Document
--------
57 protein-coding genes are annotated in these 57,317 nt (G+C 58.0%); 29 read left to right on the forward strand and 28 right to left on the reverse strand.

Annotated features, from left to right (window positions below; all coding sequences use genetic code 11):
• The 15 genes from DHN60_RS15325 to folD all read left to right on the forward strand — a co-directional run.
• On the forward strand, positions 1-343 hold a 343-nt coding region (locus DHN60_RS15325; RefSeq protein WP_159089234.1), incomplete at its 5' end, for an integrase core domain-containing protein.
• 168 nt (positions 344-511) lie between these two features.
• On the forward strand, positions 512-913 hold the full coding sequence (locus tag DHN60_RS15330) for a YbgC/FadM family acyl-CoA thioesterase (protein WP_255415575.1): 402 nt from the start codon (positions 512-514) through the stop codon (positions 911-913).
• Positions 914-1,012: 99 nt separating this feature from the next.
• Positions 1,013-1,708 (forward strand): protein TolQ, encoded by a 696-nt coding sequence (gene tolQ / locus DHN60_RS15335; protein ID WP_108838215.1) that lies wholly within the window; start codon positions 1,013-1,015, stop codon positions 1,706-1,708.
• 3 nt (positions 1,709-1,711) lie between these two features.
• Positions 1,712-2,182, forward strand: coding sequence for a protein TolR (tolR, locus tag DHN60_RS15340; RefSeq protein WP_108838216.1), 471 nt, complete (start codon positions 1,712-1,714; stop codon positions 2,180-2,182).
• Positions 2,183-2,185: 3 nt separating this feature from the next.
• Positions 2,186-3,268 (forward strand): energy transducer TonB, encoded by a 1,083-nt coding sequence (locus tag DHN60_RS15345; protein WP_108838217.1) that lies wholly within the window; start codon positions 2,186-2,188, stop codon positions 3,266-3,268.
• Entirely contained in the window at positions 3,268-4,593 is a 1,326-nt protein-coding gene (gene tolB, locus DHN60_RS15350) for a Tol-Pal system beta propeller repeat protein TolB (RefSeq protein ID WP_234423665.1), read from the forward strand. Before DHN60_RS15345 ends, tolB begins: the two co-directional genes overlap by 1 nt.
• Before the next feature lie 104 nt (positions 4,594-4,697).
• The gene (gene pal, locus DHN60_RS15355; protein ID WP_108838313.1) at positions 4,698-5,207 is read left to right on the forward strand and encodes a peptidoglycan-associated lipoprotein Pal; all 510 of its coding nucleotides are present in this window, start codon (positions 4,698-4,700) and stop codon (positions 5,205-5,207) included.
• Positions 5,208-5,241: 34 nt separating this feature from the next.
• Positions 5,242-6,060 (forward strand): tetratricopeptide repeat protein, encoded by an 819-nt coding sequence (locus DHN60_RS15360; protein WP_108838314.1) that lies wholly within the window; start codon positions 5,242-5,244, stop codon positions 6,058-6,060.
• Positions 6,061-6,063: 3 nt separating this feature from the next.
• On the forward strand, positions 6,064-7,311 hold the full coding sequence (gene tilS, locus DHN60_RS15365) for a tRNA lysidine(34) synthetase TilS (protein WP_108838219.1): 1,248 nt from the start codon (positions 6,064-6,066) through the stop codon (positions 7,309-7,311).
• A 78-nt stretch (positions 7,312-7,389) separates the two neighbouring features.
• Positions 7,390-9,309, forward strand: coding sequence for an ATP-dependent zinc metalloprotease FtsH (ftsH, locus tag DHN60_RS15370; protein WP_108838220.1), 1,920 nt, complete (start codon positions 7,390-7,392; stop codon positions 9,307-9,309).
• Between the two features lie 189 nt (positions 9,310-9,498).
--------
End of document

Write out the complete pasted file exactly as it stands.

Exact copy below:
57 protein-coding genes are annotated in these 57,317 nt (G+C 58.0%); 29 read left to right on the forward strand and 28 right to left on the reverse strand.

Annotated features, from left to right (window positions below; all coding sequences use genetic code 11):
• The 15 genes from DHN60_RS15325 to folD all read left to right on the forward strand — a co-directional run.
• On the forward strand, positions 1-343 hold a 343-nt coding region (locus DHN60_RS15325; RefSeq protein WP_159089234.1), incomplete at its 5' end, for an integrase core domain-containing protein.
• 168 nt (positions 344-511) lie between these two features.
• On the forward strand, positions 512-913 hold the full coding sequence (locus tag DHN60_RS15330) for a YbgC/FadM family acyl-CoA thioesterase (protein WP_255415575.1): 402 nt from the start codon (positions 512-514) through the stop codon (positions 911-913).
• Positions 914-1,012: 99 nt separating this feature from the next.
• Positions 1,013-1,708 (forward strand): protein TolQ, encoded by a 696-nt coding sequence (gene tolQ / locus DHN60_RS15335; protein ID WP_108838215.1) that lies wholly within the window; start codon positions 1,013-1,015, stop codon positions 1,706-1,708.
• 3 nt (positions 1,709-1,711) lie between these two features.
• Positions 1,712-2,182, forward strand: coding sequence for a protein TolR (tolR, locus tag DHN60_RS15340; RefSeq protein WP_108838216.1), 471 nt, complete (start codon positions 1,712-1,714; stop codon positions 2,180-2,182).
• Positions 2,183-2,185: 3 nt separating this feature from the next.
• Positions 2,186-3,268 (forward strand): energy transducer TonB, encoded by a 1,083-nt coding sequence (locus tag DHN60_RS15345; protein WP_108838217.1) that lies wholly within the window; start codon positions 2,186-2,188, stop codon positions 3,266-3,268.
• Entirely contained in the window at positions 3,268-4,593 is a 1,326-nt protein-coding gene (gene tolB, locus DHN60_RS15350) for a Tol-Pal system beta propeller repeat protein TolB (RefSeq protein ID WP_234423665.1), read from the forward strand. Before DHN60_RS15345 ends, tolB begins: the two co-directional genes overlap by 1 nt.
• Before the next feature lie 104 nt (positions 4,594-4,697).
• The gene (gene pal, locus DHN60_RS15355; protein ID WP_108838313.1) at positions 4,698-5,207 is read left to right on the forward strand and encodes a peptidoglycan-associated lipoprotein Pal; all 510 of its coding nucleotides are present in this window, start codon (positions 4,698-4,700) and stop codon (positions 5,205-5,207) included.
• Positions 5,208-5,241: 34 nt separating this feature from the next.
• Positions 5,242-6,060 (forward strand): tetratricopeptide repeat protein, encoded by an 819-nt coding sequence (locus DHN60_RS15360; protein WP_108838314.1) that lies wholly within the window; start codon positions 5,242-5,244, stop codon positions 6,058-6,060.
• Positions 6,061-6,063: 3 nt separating this feature from the next.
• On the forward strand, positions 6,064-7,311 hold the full coding sequence (gene tilS, locus DHN60_RS15365) for a tRNA lysidine(34) synthetase TilS (protein WP_108838219.1): 1,248 nt from the start codon (positions 6,064-6,066) through the stop codon (positions 7,309-7,311).
• A 78-nt stretch (positions 7,312-7,389) separates the two neighbouring features.
• Positions 7,390-9,309, forward strand: coding sequence for an ATP-dependent zinc metalloprotease FtsH (ftsH, locus tag DHN60_RS15370; protein WP_108838220.1), 1,920 nt, complete (start codon positions 7,390-7,392; stop codon positions 9,307-9,309).
• Between the two features lie 189 nt (positions 9,310-9,498).